INDIANAPOLIS, Ind.-- While the federal government shutdown continues some Hoosiers are stepping up to help those in need.
Each week the Grace Care Center at Grace Church in Noblesville opens its doors to hundreds of people with a food pantry and other services.
"This is just that stepping stone to help you throughout your week," pantry friend Cassandra Dean said. She's been visiting the pantry since 2017 after she says her mother passed away, her car was repossessed and she fled an abusive relationship.
"It was very traumatic and God sent them to me and since then they have been amazing. People don't understand the value of just the voice to speak up trust God and move ahead," Dean said.
Each week the people who shopping the aisles of the pantry know their next meal is provided for no matter the situation.
"We had exhausted all of our effort, our saving and just realized that through praying and through the Lord that he led us here and really changed our lives for better," Chrissy Harger said. "It's humbled me to come here and I never thought I would end up here but being here has changed my life."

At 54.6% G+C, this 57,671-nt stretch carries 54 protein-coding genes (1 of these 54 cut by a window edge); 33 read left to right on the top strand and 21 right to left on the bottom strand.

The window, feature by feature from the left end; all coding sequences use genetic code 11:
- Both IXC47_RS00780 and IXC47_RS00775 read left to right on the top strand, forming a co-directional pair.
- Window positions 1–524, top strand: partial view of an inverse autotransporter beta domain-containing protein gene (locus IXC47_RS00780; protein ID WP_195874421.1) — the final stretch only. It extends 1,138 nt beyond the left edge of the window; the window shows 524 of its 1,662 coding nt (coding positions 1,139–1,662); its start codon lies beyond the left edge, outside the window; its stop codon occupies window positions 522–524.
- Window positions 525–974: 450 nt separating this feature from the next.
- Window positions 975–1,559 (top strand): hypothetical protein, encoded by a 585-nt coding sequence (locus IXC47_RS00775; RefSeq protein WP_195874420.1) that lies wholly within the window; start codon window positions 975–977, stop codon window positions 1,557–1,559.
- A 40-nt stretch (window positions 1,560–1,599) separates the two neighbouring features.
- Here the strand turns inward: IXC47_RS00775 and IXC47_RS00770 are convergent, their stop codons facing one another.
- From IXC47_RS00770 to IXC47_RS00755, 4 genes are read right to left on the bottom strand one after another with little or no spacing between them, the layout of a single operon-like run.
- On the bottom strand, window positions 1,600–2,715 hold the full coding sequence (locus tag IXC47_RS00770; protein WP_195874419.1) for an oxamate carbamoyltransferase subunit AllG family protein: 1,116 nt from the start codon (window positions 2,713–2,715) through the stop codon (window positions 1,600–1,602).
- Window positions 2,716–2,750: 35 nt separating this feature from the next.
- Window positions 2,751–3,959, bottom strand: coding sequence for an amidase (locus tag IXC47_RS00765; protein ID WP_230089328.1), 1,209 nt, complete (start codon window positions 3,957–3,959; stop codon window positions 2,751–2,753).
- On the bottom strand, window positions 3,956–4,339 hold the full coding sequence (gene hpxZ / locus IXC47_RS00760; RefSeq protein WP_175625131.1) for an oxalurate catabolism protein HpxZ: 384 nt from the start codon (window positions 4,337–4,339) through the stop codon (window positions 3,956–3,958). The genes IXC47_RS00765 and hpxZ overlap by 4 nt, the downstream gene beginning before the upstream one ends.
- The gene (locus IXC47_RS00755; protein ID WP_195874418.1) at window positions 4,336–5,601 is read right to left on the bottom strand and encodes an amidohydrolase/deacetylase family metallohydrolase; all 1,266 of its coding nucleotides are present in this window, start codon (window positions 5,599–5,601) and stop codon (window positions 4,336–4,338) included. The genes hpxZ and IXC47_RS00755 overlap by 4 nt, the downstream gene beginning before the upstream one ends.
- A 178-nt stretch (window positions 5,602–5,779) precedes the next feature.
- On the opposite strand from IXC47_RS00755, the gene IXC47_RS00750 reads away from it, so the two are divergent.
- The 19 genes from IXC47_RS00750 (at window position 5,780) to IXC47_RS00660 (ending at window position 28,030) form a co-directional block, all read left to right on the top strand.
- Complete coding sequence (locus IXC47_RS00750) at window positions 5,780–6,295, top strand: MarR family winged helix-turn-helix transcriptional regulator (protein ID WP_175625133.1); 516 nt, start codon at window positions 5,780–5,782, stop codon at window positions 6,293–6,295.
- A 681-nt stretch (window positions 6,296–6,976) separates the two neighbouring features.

But with the government shutdown, the church called in more volunteers and donations to be able to open its doors to those impacted.
"To welcome people in and help them realize that there are people that care about them, there are people that want to help them," Pastor Keith Carlson said.
Carlson said they expected about 100 more people.
The Hoosier hospitality is plenty beyond the church's walls too.
Dotted Line Divas runs a personal care pantry out of Union Chapel Church on East 86th St. in Indianapolis.
"This just helps them a little bit more on items that they can't afford," founder Christina Huffines said.
She founded the non-profit after falling on hard times herself and utilizing couponing. Now she uses the skill to help stock the pantry with toiletries for those in need.
"It was $1,281 and I spent $5.13," she said pointing to a receipt.
Huffines said they too are opening their doors to those impacted by the shutdown.
"They're not getting paid, so again, it's still a family in need right at this time," she said.